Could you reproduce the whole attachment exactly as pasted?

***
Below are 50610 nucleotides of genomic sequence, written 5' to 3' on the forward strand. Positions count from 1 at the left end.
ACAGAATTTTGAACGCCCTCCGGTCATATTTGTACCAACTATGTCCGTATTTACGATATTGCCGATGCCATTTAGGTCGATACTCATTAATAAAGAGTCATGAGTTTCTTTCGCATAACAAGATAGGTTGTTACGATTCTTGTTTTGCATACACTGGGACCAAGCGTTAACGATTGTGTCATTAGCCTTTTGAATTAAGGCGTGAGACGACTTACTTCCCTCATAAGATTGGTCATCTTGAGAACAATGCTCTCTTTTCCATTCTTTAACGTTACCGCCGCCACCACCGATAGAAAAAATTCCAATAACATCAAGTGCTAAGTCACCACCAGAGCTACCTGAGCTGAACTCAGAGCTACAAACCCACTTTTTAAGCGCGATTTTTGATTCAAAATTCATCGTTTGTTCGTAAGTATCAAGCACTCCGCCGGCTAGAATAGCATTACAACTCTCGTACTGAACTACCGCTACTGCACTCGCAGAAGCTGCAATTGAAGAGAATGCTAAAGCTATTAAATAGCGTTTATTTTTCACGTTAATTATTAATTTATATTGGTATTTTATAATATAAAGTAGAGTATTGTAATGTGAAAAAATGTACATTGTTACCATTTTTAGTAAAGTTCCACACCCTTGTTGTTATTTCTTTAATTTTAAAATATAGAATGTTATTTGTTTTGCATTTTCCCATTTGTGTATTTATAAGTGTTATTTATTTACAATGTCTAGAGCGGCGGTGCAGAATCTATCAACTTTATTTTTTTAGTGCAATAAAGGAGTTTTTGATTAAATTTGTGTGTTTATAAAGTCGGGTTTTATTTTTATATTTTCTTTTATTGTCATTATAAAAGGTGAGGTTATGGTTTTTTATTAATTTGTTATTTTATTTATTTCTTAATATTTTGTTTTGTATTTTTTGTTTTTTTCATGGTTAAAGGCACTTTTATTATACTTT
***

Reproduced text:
Below are 50610 nucleotides of genomic sequence, written 5' to 3' on the forward strand. Positions count from 1 at the left end.
ACAGAATTTTGAACGCCCTCCGGTCATATTTGTACCAACTATGTCCGTATTTACGATATTGCCGATGCCATTTAGGTCGATACTCATTAATAAAGAGTCATGAGTTTCTTTCGCATAACAAGATAGGTTGTTACGATTCTTGTTTTGCATACACTGGGACCAAGCGTTAACGATTGTGTCATTAGCCTTTTGAATTAAGGCGTGAGACGACTTACTTCCCTCATAAGATTGGTCATCTTGAGAACAATGCTCTCTTTTCCATTCTTTAACGTTACCGCCGCCACCACCGATAGAAAAAATTCCAATAACATCAAGTGCTAAGTCACCACCAGAGCTACCTGAGCTGAACTCAGAGCTACAAACCCACTTTTTAAGCGCGATTTTTGATTCAAAATTCATCGTTTGTTCGTAAGTATCAAGCACTCCGCCGGCTAGAATAGCATTACAACTCTCGTACTGAACTACCGCTACTGCACTCGCAGAAGCTGCAATTGAAGAGAATGCTAAAGCTATTAAATAGCGTTTATTTTTCACGTTAATTATTAATTTATATTGGTATTTTATAATATAAAGTAGAGTATTGTAATGTGAAAAAATGTACATTGTTACCATTTTTAGTAAAGTTCCACACCCTTGTTGTTATTTCTTTAATTTTAAAATATAGAATGTTATTTGTTTTGCATTTTCCCATTTGTGTATTTATAAGTGTTATTTATTTACAATGTCTAGAGCGGCGGTGCAGAATCTATCAACTTTATTTTTTTAGTGCAATAAAGGAGTTTTTGATTAAATTTGTGTGTTTATAAAGTCGGGTTTTATTTTTATATTTTCTTTTATTGTCATTATAAAAGGTGAGGTTATGGTTTTTTATTAATTTGTTATTTTATTTATTTCTTAATATTTTGTTTTGTATTTTTTGTTTTTTTCATGGTTAAAGGCACTTTTATTATACTTT